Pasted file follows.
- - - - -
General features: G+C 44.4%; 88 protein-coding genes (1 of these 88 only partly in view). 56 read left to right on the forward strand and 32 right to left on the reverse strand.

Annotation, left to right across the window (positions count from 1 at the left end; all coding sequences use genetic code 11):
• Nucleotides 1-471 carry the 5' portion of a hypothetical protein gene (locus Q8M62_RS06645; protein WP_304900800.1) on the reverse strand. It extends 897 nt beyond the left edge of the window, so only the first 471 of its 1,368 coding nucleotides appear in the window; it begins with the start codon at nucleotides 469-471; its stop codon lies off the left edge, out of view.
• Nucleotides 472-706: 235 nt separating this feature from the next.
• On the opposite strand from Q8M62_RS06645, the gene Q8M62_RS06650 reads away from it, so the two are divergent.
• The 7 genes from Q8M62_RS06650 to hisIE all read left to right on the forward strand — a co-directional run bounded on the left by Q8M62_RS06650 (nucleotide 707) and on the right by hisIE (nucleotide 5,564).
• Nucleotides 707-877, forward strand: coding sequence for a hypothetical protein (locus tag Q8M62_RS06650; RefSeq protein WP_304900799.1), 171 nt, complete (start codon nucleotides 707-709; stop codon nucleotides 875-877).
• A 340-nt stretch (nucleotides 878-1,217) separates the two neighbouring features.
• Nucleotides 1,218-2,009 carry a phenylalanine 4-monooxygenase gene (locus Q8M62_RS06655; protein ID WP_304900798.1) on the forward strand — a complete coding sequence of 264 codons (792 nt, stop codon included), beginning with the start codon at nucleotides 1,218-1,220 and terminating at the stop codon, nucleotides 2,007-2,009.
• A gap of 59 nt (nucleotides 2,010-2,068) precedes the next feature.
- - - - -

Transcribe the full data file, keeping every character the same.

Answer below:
General features: G+C 44.4%; 88 protein-coding genes (1 of these 88 only partly in view). 56 read left to right on the forward strand and 32 right to left on the reverse strand.

Annotation, left to right across the window (positions count from 1 at the left end; all coding sequences use genetic code 11):
• Nucleotides 1-471 carry the 5' portion of a hypothetical protein gene (locus Q8M62_RS06645; protein WP_304900800.1) on the reverse strand. It extends 897 nt beyond the left edge of the window, so only the first 471 of its 1,368 coding nucleotides appear in the window; it begins with the start codon at nucleotides 469-471; its stop codon lies off the left edge, out of view.
• Nucleotides 472-706: 235 nt separating this feature from the next.
• On the opposite strand from Q8M62_RS06645, the gene Q8M62_RS06650 reads away from it, so the two are divergent.
• The 7 genes from Q8M62_RS06650 to hisIE all read left to right on the forward strand — a co-directional run bounded on the left by Q8M62_RS06650 (nucleotide 707) and on the right by hisIE (nucleotide 5,564).
• Nucleotides 707-877, forward strand: coding sequence for a hypothetical protein (locus tag Q8M62_RS06650; RefSeq protein WP_304900799.1), 171 nt, complete (start codon nucleotides 707-709; stop codon nucleotides 875-877).
• A 340-nt stretch (nucleotides 878-1,217) separates the two neighbouring features.
• Nucleotides 1,218-2,009 carry a phenylalanine 4-monooxygenase gene (locus Q8M62_RS06655; protein ID WP_304900798.1) on the forward strand — a complete coding sequence of 264 codons (792 nt, stop codon included), beginning with the start codon at nucleotides 1,218-1,220 and terminating at the stop codon, nucleotides 2,007-2,009.
• A gap of 59 nt (nucleotides 2,010-2,068) precedes the next feature.